There are few ski areas in the world where winter visitors are greeted with off-season lodging rates. But then there are very few ski areas in the world like Mount Hood. At 11,235 feet, Hood is Oregon's highest peak, the queen of the Cascade mountain range. It's also an active volcano, one whose previous major eruptions have been tied to those of—gulp—Mount Saint Helens.
These are quiet days on the mountain, though, and the only thing visitors should plan on being buried in is powder. Mount Hood's superlative snow conditions and five resorts make it a winter sport enthusiast's dream: 30 lifts, 191 runs, and miles and miles of groomed trails for snowshoeing and cross-country skiing.
The historic Timberline Lodge—instantly recognizable to scary movie fans from its cameo in The Shining—allows guests to ski out the front door directly onto the lifts. And Timberline's enormous Palmer snowfield allows snow bunnies to keep hitting the slopes even in late August.
The wise traveler, though, won't wait for shorts weather before heading up to the mountain. Mount Hood is at its finest (and least crowded) when the snows are still falling. It also affords visitors a romantic, wintry getaway unlike any other in the Pacific Northwest.
Mount Hood's ferocious downhills were well known more than 150 years ago, thanks to explorer and shrewd businessman Sam Barlow. Barlow knew there would be big money waiting for anyone who could guide Oregon Trail pioneers to the Willamette Valley without subjecting them to the harrowing white-water rafting trip through the Columbia River Gorge.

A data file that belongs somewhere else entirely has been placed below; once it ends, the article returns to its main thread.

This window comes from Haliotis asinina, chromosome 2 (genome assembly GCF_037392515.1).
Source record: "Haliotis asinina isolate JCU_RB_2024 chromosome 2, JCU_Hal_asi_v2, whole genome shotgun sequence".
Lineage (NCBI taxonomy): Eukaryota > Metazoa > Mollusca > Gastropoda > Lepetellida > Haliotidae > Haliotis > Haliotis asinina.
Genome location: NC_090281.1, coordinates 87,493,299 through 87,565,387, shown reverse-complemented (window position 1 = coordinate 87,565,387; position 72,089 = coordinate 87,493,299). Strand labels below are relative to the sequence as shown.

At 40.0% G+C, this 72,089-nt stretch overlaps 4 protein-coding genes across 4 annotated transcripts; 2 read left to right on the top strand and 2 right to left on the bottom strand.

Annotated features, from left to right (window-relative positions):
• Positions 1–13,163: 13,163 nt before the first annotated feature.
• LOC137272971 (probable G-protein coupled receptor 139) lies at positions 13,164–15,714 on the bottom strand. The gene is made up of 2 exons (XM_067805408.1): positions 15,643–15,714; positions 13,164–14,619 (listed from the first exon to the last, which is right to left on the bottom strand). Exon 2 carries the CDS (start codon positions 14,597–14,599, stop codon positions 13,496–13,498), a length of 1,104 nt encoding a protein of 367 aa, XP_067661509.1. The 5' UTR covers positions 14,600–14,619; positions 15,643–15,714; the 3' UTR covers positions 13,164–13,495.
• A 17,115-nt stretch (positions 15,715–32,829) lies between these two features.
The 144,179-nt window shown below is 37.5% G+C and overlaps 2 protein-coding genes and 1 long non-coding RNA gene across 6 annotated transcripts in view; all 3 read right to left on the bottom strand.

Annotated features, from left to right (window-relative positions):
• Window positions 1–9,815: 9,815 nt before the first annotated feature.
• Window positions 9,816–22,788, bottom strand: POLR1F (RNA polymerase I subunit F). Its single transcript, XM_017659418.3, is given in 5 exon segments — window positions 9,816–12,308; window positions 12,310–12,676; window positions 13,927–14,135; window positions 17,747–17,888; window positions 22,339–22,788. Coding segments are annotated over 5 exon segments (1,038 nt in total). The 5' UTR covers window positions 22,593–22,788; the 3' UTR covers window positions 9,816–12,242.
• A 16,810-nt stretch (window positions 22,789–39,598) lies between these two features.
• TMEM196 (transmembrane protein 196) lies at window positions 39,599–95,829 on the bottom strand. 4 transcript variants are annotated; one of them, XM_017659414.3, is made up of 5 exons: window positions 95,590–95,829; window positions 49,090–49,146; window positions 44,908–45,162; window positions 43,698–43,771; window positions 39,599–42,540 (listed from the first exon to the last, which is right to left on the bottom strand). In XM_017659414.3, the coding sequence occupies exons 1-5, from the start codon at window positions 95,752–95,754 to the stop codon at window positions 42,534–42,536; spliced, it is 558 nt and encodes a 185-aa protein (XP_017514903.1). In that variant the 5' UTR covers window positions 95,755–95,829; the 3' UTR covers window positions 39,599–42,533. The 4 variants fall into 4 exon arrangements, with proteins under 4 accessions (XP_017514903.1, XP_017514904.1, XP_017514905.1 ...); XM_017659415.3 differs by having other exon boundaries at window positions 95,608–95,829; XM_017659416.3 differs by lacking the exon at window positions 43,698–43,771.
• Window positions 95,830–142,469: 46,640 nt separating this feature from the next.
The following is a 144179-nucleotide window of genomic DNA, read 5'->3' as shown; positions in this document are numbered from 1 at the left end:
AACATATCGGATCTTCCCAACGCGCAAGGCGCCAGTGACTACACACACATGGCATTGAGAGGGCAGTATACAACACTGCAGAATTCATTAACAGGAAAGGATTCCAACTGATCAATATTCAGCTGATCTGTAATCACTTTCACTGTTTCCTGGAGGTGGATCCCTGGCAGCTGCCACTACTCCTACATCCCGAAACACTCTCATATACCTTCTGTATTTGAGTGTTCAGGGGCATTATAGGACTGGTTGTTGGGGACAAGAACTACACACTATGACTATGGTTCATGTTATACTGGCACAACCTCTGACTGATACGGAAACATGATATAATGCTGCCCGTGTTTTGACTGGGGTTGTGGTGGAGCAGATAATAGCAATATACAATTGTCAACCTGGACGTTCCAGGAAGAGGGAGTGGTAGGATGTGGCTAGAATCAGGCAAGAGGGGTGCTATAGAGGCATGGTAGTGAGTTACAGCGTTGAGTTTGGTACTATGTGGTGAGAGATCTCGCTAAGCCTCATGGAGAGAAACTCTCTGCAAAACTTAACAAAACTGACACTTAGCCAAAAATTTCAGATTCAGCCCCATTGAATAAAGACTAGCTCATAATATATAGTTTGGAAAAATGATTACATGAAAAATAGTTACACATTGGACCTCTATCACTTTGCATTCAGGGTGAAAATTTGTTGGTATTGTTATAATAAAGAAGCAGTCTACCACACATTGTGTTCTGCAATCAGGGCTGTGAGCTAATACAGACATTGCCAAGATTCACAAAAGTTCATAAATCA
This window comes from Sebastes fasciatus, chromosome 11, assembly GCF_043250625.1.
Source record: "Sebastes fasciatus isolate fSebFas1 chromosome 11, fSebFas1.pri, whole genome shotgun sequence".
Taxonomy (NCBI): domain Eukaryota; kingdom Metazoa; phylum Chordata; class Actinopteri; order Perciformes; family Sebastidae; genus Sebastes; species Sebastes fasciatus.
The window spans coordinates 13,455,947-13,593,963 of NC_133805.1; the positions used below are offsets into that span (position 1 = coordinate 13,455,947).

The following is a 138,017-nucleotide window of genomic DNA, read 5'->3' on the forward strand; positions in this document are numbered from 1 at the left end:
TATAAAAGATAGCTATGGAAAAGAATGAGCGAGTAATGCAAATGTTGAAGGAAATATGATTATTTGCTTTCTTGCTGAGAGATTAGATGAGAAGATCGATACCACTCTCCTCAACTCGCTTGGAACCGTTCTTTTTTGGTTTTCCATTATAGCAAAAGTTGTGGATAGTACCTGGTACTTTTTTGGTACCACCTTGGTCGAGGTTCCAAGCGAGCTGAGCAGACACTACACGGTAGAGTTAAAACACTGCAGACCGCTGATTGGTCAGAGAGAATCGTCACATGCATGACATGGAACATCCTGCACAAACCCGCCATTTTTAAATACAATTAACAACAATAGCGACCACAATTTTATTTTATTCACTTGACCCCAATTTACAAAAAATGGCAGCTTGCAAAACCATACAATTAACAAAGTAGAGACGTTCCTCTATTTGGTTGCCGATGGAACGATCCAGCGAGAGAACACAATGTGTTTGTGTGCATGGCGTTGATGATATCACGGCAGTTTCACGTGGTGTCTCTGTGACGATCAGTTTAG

The trail Barlow blazed along Mount Hood's south side definitely kept pioneers' feet dry. But the precipitous descent at Laurel Hill, just west of Government Camp, left more than one settler wishing they'd taken their chances on the river. Happily for today's visitors, skis, snowboards, and snowshoes have replaced oxen and prairie schooners as the area's transport du jour. Absolute beginners should investigate the green runs at Summit Ski Area in Government Camp or Cooper Spur, off Highway 35.
The real action on Mount Hood, though, takes place at its three largest resorts—Mt. Hood Meadows, Mt. Hood Skibowl, and Timberline.
Of the three, Mt. Hood Meadows boasts the deepest powder, the greatest number of runs (87), and a prime location on the mountain's sheltered eastern side. Snowboarders will have a blast—the black diamond Heather Canyon runs are known as the most gnarly in the state—and cross-country skiers can explore Meadows' 15 miles of groomed trails.
Speed freaks can try the double black diamond runs at Skibowl, while beginners seek shelter (and hot drinks) at the midrun warming huts. Skibowl is also famous for its night skiing and snowboarding—34 of the resort's 65 runs stay open late for Portland ski bums who drive out for some after-work thrills and spills.
The only resort that keeps its lifts running through the summer, though, is Timberline. In operation since 1937, Timberline is home to the famous Palmer Lift, which shuttles skiers and snowboarders up to 8,500 feet and the training grounds of the U.S. ski team. You needn't be an Olympic athlete to enjoy the slopes, however; most of the resort's runs are aimed at intermediate skiers and snowboarders, and the instructional staff here is second to none.
If you don't measure your fun in sheer vertical drop, you can enjoy the gentler pleasures of a sleigh ride around Skibowl or sledding at Summit. Cross-country skiers and snowshoers will find a wealth of trails for exploration. Pick up a map and a Sno-Park permit at the Mount Hood Visitors Information Center, and head out to the trails around Trillium Lake. Or pack a lunch and try one of the longer routes around historic Barlow Pass.
The drive along Highway 26 will quickly acquaint visitors with the array of local dining options. For casual pub fare, try the Mt. Hood Brewing Company, where seasonal brews complement a menu of tasty burgers, ribs, and pasta dishes. The Zig Zag Inn (which has been the last word on antler-based interior decoration since 1927) serves the best pizza in the county.